Depth of the Deepest Dive with Breathing Apparatus

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Bibliographic Entry Result
(w/surrounding text)
Open Water Sport Diver Manual. 4th ed. Englewood, Colorado: Jeppeson, 1986: (2-41)-(2-42), (2-29). "Beyond 100 feet, nitrogen narcosis can affect your ability to think and make judgments; at 150 feet, you may become somewhat dizzy. Between 200 and 250 feet, you may be unable to communicate or perform simple motor or mental tasks, and below 250 feet, the average diver is more or less useless and becomes a safety menace to himself and others. [see diagram below]" 76 m
"No one knows exactly how much pressure the human body can withstand, but it is deeper than 1,500 feet." 457 m
Heilman, Christine. "Deepest Dive". The Guinnes Book of Records. 35th ed. 1996. "The record dive with scuba gear is 437 feet, by John J. Gruener and R. Neal Watson off Freeport Grand Bahama on October 14, 1968." 133 m
Ange, Michael. What's In Your Tank? Scuba Diving Magazine. Oct. 2004. 22 May 2005. "For example, a 30 percent nitrox mix on a dive to 132 feet would result in a PPO2 of 1.5, or a maximum single dive exposure of 120 minutes. However, if the diver's cylinder contained 32 percent oxygen, he would experience a PPO2 of 1.6. This significantly decreases his safe exposure to just 45 minutes." 40 m
Sanchez, Carmen. South Africa woman breaks world scuba diving record. Cyber Diver News Network. 25 Oct. 2004. 22 May 2004. "Another South African, Nuno Gomes, recently tried to set a new world record for the deepest scuba dive but failed with a dive of "only" 271 meters, well short of the planned maximum depth of 320 meters and the current record of 313 meters set by Mark Ellyatt in Thailand on December 18, 2003." 313 m

There are two different forms of underwater diving. Someone can dive while holding their breath and surfacing when needing air, or they can use a breathing apparatus. This style of underwater diving is known as SCUBA diving (Self- Contained Underwater Breathing Apparatus). Scuba divers use an air tank, which allows them to stay underwater for a longer period of time.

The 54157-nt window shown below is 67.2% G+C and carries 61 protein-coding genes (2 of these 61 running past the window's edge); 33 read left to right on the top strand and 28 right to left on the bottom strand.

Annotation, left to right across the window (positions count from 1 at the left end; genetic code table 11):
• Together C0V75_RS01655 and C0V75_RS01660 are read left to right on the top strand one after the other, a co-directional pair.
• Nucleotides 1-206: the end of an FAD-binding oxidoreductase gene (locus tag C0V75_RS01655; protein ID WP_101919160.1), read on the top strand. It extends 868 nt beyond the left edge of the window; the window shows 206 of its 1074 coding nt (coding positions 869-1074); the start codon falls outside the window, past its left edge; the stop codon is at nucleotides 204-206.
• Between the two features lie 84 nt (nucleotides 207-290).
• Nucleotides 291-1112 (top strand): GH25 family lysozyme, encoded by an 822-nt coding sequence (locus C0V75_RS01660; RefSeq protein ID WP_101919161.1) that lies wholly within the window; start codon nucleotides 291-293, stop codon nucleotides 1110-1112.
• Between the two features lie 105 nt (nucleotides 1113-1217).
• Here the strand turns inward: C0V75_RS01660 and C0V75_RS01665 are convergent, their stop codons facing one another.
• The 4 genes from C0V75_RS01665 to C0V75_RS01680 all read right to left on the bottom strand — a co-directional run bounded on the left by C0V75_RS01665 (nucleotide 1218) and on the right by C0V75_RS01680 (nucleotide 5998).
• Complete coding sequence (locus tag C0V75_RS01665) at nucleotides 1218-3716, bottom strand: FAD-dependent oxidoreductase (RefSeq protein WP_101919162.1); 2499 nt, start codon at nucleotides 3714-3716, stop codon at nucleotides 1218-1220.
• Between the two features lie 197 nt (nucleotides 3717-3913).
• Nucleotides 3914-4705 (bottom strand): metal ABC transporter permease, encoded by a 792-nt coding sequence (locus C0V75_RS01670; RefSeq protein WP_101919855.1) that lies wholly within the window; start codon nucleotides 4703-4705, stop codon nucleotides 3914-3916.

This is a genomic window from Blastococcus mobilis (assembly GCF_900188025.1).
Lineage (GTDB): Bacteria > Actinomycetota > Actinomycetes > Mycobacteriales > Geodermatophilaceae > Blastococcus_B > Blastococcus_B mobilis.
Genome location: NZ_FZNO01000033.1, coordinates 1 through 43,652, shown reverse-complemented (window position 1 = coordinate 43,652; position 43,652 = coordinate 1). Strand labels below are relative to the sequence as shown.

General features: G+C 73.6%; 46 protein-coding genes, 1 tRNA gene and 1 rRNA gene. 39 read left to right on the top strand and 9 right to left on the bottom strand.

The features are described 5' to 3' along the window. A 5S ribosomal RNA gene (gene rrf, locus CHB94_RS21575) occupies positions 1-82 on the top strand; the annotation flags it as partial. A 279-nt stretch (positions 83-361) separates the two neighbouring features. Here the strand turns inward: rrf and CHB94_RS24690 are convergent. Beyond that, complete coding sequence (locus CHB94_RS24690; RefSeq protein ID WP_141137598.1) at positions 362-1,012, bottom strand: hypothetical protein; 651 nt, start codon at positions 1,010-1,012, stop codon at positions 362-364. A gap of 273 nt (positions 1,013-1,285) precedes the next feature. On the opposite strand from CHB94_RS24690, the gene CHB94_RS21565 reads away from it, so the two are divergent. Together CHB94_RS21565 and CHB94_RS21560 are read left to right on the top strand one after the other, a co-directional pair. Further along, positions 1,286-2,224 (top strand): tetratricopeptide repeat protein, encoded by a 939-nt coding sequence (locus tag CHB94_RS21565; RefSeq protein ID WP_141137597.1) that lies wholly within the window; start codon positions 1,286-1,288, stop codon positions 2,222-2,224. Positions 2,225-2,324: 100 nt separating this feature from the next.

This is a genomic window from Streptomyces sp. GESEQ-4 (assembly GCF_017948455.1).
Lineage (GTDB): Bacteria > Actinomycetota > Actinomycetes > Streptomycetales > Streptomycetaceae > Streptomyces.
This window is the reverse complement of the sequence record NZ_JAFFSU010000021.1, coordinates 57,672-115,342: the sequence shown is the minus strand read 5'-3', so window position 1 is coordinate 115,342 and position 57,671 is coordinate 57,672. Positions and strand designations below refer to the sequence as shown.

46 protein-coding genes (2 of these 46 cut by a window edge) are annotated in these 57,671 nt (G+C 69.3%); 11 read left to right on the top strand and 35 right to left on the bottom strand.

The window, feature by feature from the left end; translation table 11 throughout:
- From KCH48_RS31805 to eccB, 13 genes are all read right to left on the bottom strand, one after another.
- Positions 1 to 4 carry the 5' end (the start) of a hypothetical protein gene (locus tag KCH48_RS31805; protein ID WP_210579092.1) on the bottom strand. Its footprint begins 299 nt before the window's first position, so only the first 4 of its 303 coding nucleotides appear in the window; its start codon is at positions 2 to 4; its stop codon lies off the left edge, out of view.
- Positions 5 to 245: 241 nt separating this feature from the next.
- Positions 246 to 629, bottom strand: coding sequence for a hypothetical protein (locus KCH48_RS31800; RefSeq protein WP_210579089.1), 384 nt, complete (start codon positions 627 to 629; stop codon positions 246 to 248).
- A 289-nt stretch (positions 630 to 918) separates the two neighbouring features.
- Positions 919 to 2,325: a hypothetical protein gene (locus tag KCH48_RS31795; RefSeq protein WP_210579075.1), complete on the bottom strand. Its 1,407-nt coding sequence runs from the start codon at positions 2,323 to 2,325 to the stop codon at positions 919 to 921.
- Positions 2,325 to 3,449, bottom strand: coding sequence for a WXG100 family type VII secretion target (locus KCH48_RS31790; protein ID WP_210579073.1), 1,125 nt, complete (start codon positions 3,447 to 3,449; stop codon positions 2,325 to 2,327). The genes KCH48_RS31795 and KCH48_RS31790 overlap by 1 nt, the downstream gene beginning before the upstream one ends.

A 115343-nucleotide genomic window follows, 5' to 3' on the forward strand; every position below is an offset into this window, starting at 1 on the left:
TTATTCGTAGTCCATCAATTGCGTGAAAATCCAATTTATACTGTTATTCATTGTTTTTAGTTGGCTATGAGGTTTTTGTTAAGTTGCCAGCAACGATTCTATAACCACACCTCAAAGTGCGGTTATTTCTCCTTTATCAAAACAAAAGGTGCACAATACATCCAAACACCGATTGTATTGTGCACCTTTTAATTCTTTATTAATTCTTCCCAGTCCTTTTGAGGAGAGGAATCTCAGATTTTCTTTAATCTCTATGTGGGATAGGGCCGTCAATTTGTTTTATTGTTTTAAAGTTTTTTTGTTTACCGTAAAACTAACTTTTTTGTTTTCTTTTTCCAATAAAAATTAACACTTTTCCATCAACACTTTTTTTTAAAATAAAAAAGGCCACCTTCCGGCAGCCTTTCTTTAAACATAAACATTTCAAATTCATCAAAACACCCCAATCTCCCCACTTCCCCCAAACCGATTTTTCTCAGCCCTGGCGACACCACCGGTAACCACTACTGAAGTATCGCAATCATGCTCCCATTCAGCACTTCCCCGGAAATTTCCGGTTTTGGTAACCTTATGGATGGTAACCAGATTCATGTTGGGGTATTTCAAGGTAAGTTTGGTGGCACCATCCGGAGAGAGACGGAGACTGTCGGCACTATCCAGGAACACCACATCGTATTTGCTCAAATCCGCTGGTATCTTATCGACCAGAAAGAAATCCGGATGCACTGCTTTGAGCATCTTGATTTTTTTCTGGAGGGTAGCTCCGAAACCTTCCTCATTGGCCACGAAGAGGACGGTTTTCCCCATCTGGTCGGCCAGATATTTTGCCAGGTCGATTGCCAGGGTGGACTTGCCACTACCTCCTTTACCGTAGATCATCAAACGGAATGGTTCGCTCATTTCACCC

Open Water Sport Diver Manual

The first breathing apparatus was invented in 1771 by a British Engineer. It was an air pump was used a hose to connect to the helmet of the diver. Jacques Cousteau co-invented the aqualung, developed a one-person, jet-propelled submarine and helped start the first manned undersea colonies. He designed the modern day scuba diving gear, the demand regulator and the diving suit. Over the years, the breathing apparatus developed into the oxygen tank, which is easier to use, safer, and allows the diver to travel to deeper depths.

In 1917, a man by the name of Draeger produces an enriched air rebreather with a depth limit of 130 feet (40 meters). On October 14, 1968, two men by the names of John Gruener and R. Watson set a new scuba record of 437 feet (133 meters). No one knows that exact depth and pressure the human body can withstand while scuba diving, but it is deeper than 1,500 feet (457 meters). No one is going to reach that depth while scuba diving because of various symptoms. Beyond 100 feet (30 meters), nitrogen narcosis affects someone's ability to think and at 150 feet (46 meters), they may become dizzy. Once a diver reaches 250+ feet (76+ meters), they are considered useless and become a safety hazard to themselves and people around them.

The latest attempt to break the scuba record was by Nuno Gomes, who planed to dive to a depth of 320 meters, but was only able to reach 271 meters. The record is currently held by Mark Ellyatt of 313 meters which was set on December 18, 2003.

Michael Calamera -- 2005

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